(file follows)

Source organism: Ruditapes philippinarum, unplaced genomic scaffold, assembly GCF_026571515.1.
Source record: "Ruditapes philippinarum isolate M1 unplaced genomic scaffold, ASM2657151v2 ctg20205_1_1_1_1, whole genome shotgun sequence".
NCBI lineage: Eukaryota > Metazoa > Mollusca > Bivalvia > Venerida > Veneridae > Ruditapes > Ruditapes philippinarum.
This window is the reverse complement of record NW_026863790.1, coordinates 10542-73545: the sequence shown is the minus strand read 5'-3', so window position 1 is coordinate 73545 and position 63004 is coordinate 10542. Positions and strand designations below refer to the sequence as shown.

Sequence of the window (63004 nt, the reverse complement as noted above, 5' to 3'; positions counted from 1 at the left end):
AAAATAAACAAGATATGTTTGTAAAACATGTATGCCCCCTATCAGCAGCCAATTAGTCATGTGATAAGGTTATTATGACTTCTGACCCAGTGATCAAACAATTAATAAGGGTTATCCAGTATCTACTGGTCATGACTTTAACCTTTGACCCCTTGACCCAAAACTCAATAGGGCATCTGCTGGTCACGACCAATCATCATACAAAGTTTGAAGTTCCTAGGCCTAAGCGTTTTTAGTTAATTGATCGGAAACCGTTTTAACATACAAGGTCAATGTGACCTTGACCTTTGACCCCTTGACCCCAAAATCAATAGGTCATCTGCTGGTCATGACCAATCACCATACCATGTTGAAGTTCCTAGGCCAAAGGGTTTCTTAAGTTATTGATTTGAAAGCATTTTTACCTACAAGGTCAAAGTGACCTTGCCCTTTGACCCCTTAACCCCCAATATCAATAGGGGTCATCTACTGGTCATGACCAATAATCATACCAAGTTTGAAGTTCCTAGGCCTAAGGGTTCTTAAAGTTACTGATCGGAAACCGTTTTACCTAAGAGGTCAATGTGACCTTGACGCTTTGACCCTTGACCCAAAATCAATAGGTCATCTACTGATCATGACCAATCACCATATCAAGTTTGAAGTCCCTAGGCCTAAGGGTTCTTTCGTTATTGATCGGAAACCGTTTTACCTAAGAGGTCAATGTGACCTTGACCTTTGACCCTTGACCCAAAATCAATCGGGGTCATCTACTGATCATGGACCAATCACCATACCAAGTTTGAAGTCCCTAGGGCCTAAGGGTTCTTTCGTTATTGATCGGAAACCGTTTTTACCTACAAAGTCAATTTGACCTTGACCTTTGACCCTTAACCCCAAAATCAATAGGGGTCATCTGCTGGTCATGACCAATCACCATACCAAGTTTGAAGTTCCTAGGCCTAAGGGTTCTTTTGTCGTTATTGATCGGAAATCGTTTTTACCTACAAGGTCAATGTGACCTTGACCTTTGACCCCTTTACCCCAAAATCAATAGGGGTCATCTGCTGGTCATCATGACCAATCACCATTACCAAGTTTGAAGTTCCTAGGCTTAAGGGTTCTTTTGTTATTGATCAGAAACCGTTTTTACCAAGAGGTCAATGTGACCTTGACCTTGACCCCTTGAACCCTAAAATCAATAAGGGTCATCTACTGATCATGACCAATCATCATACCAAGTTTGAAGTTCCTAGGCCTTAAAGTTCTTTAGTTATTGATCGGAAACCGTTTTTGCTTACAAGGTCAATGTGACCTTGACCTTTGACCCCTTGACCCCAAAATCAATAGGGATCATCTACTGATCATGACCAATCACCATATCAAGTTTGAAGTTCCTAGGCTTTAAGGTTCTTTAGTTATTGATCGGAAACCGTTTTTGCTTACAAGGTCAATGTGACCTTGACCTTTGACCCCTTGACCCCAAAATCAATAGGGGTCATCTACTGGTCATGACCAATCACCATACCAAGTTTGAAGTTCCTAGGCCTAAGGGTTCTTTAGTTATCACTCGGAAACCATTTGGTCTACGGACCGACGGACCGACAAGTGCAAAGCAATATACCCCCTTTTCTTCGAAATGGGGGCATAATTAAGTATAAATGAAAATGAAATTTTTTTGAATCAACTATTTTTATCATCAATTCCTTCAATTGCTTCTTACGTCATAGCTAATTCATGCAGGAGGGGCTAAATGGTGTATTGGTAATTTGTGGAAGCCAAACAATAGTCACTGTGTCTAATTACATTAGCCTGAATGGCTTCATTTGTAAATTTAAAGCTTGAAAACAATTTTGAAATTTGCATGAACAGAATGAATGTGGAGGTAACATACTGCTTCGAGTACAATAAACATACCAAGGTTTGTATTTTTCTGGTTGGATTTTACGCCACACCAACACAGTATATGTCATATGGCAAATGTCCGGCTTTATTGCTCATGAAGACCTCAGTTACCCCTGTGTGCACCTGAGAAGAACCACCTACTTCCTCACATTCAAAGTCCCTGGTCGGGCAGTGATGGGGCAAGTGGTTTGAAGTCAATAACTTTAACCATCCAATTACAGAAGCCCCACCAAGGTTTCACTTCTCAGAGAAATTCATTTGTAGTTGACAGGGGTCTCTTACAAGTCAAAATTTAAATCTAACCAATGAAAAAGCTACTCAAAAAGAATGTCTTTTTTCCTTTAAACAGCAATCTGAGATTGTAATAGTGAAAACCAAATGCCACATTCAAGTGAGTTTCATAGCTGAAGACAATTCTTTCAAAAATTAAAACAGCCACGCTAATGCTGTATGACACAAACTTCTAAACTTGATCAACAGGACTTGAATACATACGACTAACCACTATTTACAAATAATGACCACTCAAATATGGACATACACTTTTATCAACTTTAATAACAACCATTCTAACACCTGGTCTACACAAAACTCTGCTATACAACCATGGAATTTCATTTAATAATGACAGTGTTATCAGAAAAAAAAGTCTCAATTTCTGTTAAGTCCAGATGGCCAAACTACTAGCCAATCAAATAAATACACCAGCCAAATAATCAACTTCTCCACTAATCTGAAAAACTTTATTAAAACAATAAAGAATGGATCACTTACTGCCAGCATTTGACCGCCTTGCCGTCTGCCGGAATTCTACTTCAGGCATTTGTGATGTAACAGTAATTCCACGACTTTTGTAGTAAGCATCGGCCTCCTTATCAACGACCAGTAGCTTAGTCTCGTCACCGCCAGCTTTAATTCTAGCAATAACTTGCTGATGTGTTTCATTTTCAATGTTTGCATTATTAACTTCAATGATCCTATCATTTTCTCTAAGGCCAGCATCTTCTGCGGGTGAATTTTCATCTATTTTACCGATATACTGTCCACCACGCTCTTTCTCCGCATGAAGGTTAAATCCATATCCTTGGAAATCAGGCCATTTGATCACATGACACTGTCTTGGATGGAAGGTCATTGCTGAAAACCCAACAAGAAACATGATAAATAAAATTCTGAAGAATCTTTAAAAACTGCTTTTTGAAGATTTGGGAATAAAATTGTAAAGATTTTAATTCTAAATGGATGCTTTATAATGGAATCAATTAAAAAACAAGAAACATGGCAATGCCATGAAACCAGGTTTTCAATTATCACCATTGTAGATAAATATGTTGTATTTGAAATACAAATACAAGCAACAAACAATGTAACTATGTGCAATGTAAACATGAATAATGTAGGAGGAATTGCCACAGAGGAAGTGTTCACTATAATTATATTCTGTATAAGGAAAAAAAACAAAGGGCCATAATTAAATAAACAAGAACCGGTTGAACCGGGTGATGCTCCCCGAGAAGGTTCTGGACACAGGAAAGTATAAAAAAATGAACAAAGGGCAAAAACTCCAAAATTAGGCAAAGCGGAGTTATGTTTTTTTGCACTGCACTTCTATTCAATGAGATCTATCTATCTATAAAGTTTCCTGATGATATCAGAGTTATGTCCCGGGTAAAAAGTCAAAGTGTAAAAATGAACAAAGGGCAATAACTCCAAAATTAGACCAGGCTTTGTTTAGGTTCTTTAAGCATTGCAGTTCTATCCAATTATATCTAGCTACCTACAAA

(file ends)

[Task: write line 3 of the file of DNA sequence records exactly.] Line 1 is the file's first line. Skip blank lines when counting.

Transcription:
NCBI lineage: Eukaryota > Metazoa > Mollusca > Bivalvia > Venerida > Veneridae > Ruditapes > Ruditapes philippinarum.